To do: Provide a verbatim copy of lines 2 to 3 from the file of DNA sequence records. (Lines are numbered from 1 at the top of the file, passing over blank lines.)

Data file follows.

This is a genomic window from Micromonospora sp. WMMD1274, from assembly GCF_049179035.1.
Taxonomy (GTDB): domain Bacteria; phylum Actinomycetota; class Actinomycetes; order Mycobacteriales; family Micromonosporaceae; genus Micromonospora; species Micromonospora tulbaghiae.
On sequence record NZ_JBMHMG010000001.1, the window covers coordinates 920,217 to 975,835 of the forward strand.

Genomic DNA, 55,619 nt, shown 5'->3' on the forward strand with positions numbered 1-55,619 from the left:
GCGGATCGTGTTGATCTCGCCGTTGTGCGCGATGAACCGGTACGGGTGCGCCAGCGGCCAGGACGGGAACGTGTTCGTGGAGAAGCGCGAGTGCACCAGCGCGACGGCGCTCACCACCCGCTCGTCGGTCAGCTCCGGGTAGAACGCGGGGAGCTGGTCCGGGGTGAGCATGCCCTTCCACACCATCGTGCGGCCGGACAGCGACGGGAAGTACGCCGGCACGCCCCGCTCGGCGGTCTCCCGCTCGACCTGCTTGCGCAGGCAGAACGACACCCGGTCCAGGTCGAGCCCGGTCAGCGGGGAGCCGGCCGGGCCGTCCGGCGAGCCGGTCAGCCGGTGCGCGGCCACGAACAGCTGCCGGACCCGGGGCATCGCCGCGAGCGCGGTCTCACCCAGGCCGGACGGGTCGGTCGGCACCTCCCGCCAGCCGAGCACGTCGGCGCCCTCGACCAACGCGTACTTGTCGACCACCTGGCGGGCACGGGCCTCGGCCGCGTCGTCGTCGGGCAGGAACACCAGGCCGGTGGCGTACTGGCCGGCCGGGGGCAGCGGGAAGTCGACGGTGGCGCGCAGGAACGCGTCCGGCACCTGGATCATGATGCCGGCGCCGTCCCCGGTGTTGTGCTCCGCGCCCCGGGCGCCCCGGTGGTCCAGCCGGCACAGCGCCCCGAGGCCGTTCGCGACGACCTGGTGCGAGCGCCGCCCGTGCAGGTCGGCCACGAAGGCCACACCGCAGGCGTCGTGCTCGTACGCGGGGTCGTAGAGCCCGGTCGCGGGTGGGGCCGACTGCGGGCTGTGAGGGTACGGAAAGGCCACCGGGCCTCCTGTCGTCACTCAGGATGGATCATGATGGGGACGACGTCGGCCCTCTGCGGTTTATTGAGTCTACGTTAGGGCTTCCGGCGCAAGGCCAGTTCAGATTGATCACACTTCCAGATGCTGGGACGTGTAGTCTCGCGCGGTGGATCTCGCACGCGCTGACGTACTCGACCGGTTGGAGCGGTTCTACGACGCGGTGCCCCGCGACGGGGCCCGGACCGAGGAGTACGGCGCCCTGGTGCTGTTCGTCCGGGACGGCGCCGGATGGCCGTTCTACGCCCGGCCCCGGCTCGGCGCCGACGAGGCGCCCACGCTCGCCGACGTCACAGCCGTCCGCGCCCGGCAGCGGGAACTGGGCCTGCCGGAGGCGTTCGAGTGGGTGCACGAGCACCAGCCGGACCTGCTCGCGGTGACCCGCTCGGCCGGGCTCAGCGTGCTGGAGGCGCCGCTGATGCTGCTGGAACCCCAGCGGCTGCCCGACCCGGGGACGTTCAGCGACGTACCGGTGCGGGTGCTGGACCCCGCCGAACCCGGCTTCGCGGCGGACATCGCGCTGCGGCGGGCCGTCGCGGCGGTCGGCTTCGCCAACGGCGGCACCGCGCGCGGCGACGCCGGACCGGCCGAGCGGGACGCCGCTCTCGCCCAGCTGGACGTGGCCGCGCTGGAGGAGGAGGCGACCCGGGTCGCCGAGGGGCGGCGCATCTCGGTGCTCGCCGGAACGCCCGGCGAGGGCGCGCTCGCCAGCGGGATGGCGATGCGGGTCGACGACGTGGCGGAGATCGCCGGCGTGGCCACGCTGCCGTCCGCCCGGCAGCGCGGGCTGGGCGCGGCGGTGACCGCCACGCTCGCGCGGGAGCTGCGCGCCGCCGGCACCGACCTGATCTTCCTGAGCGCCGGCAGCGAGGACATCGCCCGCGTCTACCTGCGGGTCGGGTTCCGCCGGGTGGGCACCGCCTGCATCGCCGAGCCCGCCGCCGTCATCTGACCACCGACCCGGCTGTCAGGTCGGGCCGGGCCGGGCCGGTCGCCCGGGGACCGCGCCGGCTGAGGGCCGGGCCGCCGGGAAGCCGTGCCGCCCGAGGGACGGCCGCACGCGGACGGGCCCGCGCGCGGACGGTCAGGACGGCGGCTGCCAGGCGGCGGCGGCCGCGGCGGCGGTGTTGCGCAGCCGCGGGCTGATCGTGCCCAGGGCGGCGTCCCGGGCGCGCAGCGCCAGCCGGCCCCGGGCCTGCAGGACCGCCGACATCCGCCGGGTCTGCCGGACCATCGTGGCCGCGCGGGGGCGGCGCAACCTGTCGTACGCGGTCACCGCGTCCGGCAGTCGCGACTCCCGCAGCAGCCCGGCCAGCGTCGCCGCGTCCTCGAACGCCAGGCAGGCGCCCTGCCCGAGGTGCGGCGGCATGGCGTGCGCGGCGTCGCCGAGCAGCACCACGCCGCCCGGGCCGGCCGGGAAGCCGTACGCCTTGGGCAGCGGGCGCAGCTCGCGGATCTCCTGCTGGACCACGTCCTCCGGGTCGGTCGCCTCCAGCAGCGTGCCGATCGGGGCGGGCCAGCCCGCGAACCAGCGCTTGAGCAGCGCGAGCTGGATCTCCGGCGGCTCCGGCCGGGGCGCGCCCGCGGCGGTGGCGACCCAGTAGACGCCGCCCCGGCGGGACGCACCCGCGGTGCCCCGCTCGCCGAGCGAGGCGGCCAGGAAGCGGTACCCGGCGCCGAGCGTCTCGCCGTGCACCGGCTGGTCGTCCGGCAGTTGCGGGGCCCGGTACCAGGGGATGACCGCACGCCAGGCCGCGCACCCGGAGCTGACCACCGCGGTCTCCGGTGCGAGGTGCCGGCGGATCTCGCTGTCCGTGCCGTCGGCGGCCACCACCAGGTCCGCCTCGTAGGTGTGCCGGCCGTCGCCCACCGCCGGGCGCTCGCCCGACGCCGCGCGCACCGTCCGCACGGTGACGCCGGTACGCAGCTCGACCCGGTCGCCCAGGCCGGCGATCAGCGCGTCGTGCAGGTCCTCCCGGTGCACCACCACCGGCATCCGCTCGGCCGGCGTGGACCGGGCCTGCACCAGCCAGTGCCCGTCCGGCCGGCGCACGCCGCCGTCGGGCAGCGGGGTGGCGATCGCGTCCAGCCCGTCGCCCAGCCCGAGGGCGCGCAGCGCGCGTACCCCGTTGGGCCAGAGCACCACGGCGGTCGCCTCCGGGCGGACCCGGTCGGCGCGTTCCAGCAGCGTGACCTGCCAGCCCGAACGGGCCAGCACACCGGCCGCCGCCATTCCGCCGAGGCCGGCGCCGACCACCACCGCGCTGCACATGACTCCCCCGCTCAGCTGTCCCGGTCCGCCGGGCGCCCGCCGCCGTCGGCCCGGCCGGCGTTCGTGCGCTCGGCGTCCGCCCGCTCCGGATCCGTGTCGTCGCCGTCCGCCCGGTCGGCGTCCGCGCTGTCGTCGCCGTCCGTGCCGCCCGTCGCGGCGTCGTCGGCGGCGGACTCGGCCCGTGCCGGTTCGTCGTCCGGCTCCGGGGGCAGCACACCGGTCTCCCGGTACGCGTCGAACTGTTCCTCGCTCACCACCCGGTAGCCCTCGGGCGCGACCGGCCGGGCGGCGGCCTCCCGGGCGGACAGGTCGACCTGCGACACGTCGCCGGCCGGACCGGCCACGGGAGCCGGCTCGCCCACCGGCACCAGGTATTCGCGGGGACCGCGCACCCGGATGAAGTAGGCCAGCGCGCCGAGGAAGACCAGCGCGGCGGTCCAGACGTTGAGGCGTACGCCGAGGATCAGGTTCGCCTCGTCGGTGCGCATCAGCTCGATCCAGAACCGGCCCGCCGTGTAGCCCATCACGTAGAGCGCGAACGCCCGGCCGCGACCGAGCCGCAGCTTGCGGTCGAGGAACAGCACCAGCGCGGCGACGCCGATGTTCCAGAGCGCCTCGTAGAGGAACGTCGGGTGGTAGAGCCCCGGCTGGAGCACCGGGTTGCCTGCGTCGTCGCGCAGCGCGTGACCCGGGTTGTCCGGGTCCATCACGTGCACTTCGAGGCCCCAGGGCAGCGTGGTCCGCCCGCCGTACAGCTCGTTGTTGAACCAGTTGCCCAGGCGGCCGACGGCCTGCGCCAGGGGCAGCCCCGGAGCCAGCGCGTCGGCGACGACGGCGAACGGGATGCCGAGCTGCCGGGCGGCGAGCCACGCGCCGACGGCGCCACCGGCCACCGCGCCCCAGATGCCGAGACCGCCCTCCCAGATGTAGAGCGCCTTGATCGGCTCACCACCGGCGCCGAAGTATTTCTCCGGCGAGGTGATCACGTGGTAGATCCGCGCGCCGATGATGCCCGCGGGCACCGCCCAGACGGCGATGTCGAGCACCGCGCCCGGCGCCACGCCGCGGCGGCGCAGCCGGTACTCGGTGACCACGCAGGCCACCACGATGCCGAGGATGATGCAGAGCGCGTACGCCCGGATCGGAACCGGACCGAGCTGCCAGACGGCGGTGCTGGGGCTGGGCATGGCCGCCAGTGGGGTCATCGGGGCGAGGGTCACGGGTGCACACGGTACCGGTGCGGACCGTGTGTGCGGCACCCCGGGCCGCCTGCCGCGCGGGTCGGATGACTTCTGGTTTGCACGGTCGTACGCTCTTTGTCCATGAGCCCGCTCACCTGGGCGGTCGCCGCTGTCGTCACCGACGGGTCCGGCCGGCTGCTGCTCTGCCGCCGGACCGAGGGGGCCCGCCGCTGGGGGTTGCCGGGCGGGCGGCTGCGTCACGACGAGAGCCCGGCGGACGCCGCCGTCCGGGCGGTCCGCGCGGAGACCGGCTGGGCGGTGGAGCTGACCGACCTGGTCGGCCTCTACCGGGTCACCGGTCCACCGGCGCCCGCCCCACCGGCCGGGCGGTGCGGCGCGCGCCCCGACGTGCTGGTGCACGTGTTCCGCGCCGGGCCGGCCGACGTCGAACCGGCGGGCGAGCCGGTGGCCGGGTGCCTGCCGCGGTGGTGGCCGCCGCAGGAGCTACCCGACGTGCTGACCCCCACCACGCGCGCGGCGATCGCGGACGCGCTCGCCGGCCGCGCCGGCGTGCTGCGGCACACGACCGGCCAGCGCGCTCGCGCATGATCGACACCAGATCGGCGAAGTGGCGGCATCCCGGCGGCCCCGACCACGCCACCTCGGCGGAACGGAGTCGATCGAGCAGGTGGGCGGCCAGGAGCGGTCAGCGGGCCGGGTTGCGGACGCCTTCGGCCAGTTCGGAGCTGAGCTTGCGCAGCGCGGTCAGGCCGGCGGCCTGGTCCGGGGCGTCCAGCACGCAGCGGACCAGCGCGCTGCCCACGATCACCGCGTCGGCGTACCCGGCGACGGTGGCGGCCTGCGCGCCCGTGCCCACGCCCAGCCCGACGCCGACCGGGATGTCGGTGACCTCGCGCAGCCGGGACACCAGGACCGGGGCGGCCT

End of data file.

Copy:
Taxonomy (GTDB): domain Bacteria; phylum Actinomycetota; class Actinomycetes; order Mycobacteriales; family Micromonosporaceae; genus Micromonospora; species Micromonospora tulbaghiae.
On sequence record NZ_JBMHMG010000001.1, the window covers coordinates 920,217 to 975,835 of the forward strand.